A conservative website with strong ties to the Republican establishment triggered the investigation into Donald Trump's past that ultimately produced the dossier that alleged a compromised relationship between the president and the Kremlin, the AP reports. The Washington Free Beacon on Friday confirmed it originally retained the political research firm Fusion GPS to scour then-candidate Trump's background for negative information, a common practice known as "opposition research" in politics. Leaders from the Free Beacon, which is funded largely by Republican billionaire Paul Singer, insisted none of the early material it collected appeared in the dossier released later in the year detailing explosive allegations, many uncorroborated, about Trump compiled by former British spy Christopher Steele.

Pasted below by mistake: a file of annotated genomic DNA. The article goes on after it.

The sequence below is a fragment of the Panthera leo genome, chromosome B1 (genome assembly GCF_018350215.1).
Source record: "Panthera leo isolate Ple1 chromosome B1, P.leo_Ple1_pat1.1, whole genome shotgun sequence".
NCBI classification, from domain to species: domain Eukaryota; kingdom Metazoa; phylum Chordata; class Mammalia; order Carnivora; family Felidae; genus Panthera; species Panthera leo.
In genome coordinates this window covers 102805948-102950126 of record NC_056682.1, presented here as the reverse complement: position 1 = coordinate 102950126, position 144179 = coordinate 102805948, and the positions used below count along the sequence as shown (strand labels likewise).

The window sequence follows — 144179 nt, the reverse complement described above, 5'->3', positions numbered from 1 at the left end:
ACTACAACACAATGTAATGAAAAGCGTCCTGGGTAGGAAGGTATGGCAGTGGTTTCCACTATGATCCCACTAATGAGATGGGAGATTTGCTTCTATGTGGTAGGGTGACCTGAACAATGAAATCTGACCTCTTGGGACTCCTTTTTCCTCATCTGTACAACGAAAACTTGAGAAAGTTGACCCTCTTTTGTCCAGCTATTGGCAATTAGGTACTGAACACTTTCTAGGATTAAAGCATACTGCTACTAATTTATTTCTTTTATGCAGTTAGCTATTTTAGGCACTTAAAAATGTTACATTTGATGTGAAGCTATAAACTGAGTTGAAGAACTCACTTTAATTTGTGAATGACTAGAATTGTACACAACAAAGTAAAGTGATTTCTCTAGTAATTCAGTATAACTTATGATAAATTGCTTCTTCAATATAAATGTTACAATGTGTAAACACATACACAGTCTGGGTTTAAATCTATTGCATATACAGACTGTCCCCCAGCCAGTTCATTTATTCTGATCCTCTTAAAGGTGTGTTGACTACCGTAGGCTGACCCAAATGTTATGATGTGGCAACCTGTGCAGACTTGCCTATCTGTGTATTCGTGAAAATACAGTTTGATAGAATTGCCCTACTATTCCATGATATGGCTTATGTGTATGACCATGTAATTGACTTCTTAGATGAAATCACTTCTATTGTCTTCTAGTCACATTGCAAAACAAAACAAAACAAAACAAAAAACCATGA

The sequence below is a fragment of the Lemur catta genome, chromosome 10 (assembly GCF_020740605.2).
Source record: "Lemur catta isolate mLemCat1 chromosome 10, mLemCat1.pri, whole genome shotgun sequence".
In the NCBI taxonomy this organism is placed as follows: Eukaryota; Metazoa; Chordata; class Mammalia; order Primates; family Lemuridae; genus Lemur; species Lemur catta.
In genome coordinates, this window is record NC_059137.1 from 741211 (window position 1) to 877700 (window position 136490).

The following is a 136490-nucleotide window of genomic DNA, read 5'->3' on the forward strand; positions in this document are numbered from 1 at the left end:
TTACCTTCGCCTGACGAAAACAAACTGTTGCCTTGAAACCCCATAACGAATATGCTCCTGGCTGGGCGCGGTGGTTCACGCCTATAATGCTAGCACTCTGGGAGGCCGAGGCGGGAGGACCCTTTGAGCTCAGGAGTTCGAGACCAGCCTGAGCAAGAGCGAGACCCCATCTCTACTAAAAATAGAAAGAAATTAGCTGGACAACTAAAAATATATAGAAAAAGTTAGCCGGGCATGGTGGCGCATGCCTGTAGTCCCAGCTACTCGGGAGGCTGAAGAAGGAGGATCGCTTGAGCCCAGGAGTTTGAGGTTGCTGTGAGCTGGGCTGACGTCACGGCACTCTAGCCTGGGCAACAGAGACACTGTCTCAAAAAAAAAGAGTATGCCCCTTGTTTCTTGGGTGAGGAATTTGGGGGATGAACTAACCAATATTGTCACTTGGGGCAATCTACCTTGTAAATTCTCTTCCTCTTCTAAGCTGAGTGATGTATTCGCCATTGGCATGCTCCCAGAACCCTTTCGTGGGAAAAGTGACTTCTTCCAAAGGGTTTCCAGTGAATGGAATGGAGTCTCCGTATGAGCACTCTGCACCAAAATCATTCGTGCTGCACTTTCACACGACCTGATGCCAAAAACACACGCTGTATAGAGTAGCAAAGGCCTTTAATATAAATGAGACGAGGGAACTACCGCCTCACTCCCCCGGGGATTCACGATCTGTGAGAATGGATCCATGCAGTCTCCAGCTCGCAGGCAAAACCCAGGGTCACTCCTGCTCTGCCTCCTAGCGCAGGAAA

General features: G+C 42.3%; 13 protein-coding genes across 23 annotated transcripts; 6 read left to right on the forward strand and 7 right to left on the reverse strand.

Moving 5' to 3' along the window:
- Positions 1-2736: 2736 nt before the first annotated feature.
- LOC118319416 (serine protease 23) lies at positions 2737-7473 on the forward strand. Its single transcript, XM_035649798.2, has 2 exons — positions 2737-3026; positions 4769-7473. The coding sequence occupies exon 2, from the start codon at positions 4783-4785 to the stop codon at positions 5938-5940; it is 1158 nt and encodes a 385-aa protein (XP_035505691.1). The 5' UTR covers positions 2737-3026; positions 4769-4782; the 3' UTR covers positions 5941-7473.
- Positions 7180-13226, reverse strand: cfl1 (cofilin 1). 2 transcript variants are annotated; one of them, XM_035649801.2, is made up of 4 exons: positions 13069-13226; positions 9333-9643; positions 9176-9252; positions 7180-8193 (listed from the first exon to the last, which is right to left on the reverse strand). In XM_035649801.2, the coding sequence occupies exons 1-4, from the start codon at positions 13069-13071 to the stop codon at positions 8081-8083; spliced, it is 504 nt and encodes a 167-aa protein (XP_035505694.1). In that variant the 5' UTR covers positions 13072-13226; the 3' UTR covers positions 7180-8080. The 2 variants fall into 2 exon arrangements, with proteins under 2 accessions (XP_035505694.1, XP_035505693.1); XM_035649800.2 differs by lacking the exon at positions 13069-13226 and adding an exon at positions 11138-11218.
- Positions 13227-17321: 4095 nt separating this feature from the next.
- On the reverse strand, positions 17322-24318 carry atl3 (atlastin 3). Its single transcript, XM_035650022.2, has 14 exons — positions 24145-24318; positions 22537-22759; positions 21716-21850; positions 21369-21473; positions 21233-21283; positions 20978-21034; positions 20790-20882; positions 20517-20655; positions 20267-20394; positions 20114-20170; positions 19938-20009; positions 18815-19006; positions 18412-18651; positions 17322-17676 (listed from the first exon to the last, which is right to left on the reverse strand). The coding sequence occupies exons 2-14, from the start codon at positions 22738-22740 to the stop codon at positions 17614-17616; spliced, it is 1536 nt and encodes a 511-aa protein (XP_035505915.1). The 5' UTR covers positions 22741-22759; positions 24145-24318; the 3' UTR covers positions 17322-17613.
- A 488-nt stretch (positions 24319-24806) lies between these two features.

"During the 2016 election cycle we retained Fusion GPS to provide research on multiple candidates in the Republican presidential primary, just as we retained other firms to assist in our research into Hillary Clinton," wrote the site's editor-in-chief, Matthew Continetti, and chairman Michael Goldfarb. They denied, however, any link to Steele or the dossier. Earlier in the week, reports revealed that the Clinton campaign and the Democratic National Committee continued funding Fusion's work after the original GOP source lost interest. Trump this week called it a "disgrace" that Democrats had helped pay for research that produced the document. But the original source of the research remained a secret. Sources tell the AP the Free Beacon first retained Fusion to investigate Trump in the fall of 2015 and ended its relationship after Trump secured the Republican presidential nomination in late spring of 2016, and that Singer was not aware of Steele's involvement or the dossier until earlier this year when it was published.
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